'He is a hard-working boy': Dad's online job plea for son with Asperger's

When 20-year-old Josh Eager returned from yet another job interview unsuccessful and dejected, his father knew he needed to step in and help.

Scott Eager decided to take to his local community Facebook group in Sydney’s Sutherland Shire last month pleading for someone to give his son, who suffers from Asperger’s, a chance.

“It had been a real struggle, he’d been rejected from heaps of jobs for no reason. I just had to think outside the box,” Mr Eager told Yahoo News.

“I thought if I could personalise it, people would see him as a human being.

“I could list his interests, put up a photo of him and hopefully people would listen to me saying, ‘This is my boy, he needs your help’.”

Scott Eager said he was extremely proud of his son for landing a job front of house at a local restaurant. Source: Supplied/ Scott Eager
Mr Eager’s emotional post online. Source: Facebook

In his emotional post, his father described Josh as a “hard-working boy” who is “reliant” and “honest”.

“”Hi all, I could use your help,” he began.

“Joshua is a loving and hard working boy who is 20-years-old and has high functioning Aspergers.”

While revealing he’s studying cooking at college, he said his son “just really wants to work”.

Mr Eager was taken aback by the overwhelming response from his local community, with hundreds getting in touch wishing his son all the best in his search while tagging prospective business owners.

One of the group members notified of the post was restaurateur Rocky Pitarelli.

He immediately offered Josh a trial front of house at his Gymea eateries Caruso’s, and La Zona Bar and Grill.

“It was brilliant that he did it. He gave him a trial after seeing there was a kid that needed a hand,” Mr Eager said.

‘I’ve never felt happier’

Mr Pitarelli told Yahoo News Josh’s disability did not faze him or his staff.

“He’s very good, he’s eager, willing to learn… He doesn’t make his disability an excuse,” he said.

While Josh’s proud father admitted his son’s autism left him nervous in new surroundings, his first shift was a resounding success.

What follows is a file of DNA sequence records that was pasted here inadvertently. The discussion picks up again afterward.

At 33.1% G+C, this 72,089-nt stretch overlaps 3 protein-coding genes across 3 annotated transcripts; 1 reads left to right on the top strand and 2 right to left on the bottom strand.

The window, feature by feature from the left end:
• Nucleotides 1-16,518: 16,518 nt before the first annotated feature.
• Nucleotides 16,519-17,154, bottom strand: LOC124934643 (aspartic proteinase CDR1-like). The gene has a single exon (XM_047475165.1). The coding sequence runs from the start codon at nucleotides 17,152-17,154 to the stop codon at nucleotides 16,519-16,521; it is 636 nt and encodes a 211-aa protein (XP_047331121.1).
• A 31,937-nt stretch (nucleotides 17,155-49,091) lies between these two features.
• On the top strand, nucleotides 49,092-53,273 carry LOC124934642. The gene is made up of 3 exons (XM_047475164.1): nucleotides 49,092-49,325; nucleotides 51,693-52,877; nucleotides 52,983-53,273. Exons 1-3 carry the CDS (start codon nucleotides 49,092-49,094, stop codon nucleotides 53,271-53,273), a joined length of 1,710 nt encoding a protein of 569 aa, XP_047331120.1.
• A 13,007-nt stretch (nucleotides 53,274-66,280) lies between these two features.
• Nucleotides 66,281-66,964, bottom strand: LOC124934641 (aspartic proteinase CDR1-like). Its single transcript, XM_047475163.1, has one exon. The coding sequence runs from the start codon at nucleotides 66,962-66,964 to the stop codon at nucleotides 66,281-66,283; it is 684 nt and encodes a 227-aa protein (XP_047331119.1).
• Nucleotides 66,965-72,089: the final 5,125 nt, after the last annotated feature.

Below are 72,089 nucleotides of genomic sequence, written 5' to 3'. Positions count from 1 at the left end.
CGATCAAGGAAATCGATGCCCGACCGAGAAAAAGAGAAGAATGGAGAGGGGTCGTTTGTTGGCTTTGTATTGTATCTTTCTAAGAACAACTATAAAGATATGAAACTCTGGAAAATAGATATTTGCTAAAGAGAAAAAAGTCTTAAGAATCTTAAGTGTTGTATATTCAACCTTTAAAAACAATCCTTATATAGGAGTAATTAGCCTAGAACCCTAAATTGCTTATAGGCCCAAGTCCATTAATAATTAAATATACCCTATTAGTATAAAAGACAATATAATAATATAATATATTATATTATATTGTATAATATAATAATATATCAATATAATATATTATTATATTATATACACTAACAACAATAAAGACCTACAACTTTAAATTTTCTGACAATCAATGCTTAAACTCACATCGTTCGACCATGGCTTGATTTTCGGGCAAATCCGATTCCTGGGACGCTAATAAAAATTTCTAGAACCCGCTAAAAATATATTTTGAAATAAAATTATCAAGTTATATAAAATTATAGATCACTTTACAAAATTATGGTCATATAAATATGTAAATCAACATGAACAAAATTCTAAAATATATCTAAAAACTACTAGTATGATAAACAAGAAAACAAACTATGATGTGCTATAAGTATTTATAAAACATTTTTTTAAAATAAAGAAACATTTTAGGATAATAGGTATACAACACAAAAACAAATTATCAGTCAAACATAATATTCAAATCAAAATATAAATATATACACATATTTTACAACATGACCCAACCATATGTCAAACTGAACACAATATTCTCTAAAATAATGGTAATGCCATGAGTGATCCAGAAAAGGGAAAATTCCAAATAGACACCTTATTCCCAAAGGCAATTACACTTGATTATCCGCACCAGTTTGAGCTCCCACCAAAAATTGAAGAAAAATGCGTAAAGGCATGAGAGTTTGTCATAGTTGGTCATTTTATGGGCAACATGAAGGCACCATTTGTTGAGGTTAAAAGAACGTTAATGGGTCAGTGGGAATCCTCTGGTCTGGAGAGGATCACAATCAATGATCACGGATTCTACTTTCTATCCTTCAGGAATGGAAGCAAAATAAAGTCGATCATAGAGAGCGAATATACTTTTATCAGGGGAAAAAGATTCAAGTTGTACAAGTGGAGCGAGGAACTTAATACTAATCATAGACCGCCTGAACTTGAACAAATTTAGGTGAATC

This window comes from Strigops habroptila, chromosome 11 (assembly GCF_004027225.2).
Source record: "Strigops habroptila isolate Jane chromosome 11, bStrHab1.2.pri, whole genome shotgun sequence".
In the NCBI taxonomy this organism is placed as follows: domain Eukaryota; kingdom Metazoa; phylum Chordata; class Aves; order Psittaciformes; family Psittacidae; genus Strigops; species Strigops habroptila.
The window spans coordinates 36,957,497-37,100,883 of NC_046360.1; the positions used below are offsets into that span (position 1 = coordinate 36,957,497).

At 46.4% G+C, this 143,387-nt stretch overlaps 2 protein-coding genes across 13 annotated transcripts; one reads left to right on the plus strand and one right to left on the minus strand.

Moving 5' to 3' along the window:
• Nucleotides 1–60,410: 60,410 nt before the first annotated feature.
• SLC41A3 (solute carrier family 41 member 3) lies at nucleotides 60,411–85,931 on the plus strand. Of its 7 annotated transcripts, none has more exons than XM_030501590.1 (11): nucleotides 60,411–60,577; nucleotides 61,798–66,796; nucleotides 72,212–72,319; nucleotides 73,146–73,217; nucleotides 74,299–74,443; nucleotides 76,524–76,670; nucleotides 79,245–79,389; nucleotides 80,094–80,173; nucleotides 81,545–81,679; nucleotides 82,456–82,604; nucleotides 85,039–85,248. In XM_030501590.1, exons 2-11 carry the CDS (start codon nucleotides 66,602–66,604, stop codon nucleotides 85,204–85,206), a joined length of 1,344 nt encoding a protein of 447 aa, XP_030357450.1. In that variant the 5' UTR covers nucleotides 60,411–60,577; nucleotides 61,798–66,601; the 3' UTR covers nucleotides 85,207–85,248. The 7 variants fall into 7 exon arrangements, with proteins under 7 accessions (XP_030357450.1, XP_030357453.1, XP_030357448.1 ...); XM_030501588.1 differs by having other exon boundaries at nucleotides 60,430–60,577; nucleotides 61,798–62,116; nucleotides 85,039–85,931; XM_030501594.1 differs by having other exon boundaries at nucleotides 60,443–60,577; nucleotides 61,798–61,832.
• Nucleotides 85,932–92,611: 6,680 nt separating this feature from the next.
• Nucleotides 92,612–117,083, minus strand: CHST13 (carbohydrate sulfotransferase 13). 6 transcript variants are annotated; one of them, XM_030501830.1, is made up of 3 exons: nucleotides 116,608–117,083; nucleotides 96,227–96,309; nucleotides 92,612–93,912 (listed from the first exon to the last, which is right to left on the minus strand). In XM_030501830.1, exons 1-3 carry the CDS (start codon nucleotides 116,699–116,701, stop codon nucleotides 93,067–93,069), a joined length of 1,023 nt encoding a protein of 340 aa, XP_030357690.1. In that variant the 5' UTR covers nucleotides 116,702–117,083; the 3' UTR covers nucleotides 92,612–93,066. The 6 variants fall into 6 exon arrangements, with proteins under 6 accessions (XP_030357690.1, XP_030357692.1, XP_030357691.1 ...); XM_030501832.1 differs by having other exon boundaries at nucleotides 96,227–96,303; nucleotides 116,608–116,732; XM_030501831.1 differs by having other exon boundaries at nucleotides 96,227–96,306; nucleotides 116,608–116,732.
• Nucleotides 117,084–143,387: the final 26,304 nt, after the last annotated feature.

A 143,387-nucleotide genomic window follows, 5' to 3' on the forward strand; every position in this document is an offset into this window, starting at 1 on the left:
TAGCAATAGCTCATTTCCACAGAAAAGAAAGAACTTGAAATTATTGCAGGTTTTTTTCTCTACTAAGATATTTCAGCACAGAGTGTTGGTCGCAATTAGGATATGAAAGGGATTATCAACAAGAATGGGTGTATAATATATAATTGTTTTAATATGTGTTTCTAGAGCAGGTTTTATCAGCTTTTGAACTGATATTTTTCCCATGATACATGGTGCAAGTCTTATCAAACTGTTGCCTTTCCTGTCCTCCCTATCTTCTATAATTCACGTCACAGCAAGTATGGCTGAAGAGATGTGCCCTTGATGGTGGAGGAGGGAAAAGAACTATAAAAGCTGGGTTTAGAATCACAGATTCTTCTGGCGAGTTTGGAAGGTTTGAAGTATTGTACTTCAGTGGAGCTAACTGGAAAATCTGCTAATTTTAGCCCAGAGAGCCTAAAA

“He rang me three times on the way home from the shift to tell me how good it was,” Mr Eager explained.

“It was about pride for him, not about the money. He’s got a job and everyone treats him as an equal.”

Josh revealed he is happier than ever now he is in stable, part-time employment. Source: Josh Eager

Mr Eager revealed it was his son’s work ethic that had endeared him to his new colleagues front of house at the restaurant.

“They love him, he’s keen and turns up an hour early, he’d turn up the day before he could,” Mr Eager joked.

TAFE student Josh told Yahoo News the smooth transition into his latest roll in employment was only made possible by Mr Pitarelli and his staff who had made a conscious effort to make him feel welcome.

“From the get-go, from the trial, there wasn’t any confusion, I’ve never felt happier in a job,” he said.

“I love it, I couldn’t be happier, the boss is amazing, the staff are amazing.”

More opportunities needed for disabled job seekers

Josh’s father believes thousands of other disabled people are in the same boat – willing to work but just not getting the opportunities.

“The positives far outweigh the negative to have a disabled worker – they never lie, they listen and are keen to work,” he said.

“I’m sick of hearing people don’t want jobs – there’s thousands like Josh who want to work.

Josh is working front of house at Caruso’s in Gymea. Source: Facebook

“The unemployment rate is getting worse and worse and all these people with disabilities end up on the dole. They’re getting left behind and it’s getting frustrating.”

Mr Eager suggested the government needed to look deeper into the situation Josh and others find themselves in when it comes to landing work.

He suggested some companies are willing to take subsidies from the government for disabled workers, but are reluctant to keep them on longer once the funding ceases.

Josh also suggested many employers were uneducated when it came to finding out their staff had a disability.

“A lot of people with Asperger’s and autism find it very hard to keep work because as soon as you tell them, you suddenly run out of work,” he said.

Josh and his dad hopes this opens up the door for others with Asperger’s. Source: Supplied/ Scott Eager

Despite this, Josh reckons he is in it for the long haul and his father hopes other business owners take the lead of Mr Pitarelli.

“Give them a chance, give them a go, they’re not leaners they’re just good kids,” he said.

“They might not be a Ferrari but they’ll go forever. The restaurant gave Josh a trial, that’s all. He just needed a foot in the door to prove himself and he has.”

And Mr Pitarelli agreed, saying other business owners should take note.

“Give these kids a chance, they will surprise you. They need a little bit of tender guidance and a little bit of kindness, that’s all they need for them to shine,” he said.

Josh revealed he wanted to knuckle down and save up for a house, looking to move to the country in two or three years.

Earlier this year, a visually impaired Adelaide teen was over the moon after he was able to land his first job at his local Kmart.